Burnt Toast & Tea for Vomiting
The urge to vomit is caused by a variety of factors, but it usually represents your body’s attempt to rid itself of something pathogenic or poisonous. Food poisoning is a common cause of vomiting and can lead to dehydration and electrolyte imbalance if not controlled. As such, knowing about some home remedies to limit vomiting is valuable. Consuming burnt toast or tea may help you stop vomiting, but you should contact your doctor or a poison control center for professional advice and guidance.
Causes of Vomiting
Vomiting is usually a safety mechanism of your body to get rid of infectious agents or toxic compounds and should be encouraged within limits, according to the book “Harrison's Principles of Internal Medicine.” However, sometimes the mechanisms that trigger vomiting are “taken over” by pathogens as an adaptive strategy to spread themselves and the infection. This is why food poisoning often involves excessive vomiting and diarrhea; the microorganism is replicating itself and trying to spread to other hosts. Excessive vomiting needs to be controlled before it leads to dehydration and electrolyte imbalance, which can be fatal within a few days.
Burnt Toast Remedy
Eating burnt toast is a folk remedy for controlling nausea and inhibiting vomiting, and it’s based on sound biochemical principles. The carbon in the charred bread absorbs impurities and toxins, and it acts like a filter to prevent some compounds and microorganisms from passing through the mucus membrane of the gut, according to the book “Human Biochemistry.” However, burnt toast and other charred foods are not charcoal, which is what is used in hospitals for alcohol, drug and food poisoning. Specifically, hospitals use activated charcoal, which is much more powerful and absorptive than regular charcoal. Charred foods contain compounds that may harm your body if taken in large amounts.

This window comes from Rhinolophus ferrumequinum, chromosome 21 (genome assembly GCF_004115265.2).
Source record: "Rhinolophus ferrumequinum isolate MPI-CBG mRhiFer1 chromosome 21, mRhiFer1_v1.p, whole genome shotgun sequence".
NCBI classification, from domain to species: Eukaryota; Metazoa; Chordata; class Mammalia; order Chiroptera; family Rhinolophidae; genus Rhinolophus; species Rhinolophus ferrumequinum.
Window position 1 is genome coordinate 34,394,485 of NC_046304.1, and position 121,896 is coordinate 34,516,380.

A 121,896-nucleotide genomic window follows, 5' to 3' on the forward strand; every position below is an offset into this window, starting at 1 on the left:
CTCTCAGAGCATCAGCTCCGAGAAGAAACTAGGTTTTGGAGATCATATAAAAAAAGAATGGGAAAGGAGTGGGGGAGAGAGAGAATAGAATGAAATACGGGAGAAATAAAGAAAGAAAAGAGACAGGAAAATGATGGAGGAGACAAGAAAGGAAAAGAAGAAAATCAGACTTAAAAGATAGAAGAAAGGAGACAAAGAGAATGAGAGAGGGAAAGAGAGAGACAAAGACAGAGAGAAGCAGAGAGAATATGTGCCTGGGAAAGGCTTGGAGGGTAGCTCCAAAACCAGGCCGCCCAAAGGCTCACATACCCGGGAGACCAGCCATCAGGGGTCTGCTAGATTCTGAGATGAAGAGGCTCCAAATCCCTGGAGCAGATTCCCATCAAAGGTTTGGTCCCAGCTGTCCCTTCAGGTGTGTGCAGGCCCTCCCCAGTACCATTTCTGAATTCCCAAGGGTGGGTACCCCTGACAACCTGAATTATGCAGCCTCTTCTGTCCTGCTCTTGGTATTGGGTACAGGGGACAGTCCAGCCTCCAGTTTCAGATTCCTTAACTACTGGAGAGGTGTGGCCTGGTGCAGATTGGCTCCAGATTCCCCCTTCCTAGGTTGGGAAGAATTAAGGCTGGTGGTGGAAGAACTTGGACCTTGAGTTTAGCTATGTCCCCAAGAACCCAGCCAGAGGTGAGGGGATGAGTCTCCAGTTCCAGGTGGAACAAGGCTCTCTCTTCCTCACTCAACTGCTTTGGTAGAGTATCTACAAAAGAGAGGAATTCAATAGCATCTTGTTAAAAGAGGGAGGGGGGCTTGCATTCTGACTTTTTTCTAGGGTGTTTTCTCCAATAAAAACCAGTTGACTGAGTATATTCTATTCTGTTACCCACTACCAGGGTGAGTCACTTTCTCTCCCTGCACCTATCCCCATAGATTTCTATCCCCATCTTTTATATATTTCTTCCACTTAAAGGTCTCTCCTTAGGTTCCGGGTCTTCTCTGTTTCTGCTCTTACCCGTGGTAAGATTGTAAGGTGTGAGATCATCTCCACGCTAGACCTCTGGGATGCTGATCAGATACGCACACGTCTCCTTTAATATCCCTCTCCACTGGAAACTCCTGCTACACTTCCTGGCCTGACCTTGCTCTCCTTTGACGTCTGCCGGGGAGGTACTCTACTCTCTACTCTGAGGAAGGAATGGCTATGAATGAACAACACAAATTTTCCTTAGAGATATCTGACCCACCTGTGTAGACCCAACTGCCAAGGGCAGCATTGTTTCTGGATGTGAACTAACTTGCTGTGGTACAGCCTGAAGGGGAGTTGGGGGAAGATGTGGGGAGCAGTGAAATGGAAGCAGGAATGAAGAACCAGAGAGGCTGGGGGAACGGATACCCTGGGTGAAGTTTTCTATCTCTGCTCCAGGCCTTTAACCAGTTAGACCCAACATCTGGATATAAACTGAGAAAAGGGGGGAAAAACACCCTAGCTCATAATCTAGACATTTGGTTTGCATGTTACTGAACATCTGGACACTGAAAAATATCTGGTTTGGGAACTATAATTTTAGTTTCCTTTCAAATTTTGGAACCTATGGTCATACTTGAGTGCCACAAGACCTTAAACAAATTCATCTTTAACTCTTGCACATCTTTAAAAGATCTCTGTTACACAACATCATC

Black tea is another folk remedy that can reduce vomiting because it contains tannins. Tannins are astringent compounds that can deactivate some toxic and infectious elements in your digestive system, although too much can lead to abdominal cramps and pain, according to the book “Principles and Practice of Phytotherapy: Modern Herbal Medicine.” Green tea doesn’t contain much tannin, but it does display antioxidant and mild antibiotic properties, and it’s far less acidic compared to black teas. Any type of tea is also a good source of hydration, although both black and green teas contain caffeine, which is a strong diuretic.
In most cases, vomiting is an ideal antidote, but there are times when it is best to prevent it. If you have swallowed some commercial product that contains strong acids, alkalis or petroleum, then keeping the poison down and waiting for emergency medical help is often advised. If you are unable to keep any toast, tea or water down for more than a day, contact your doctor immediately.
- Harrison's Principles of Internal Medicine; A. Fauci et al.
- Human Biochemistry; Charles Dreiling
- Principles and Practice of Phytotherapy: Modern Herbal Medicine; Simon Mills and Kerry Bone
- MedlinePlus: Nausea and Vomiting - Adults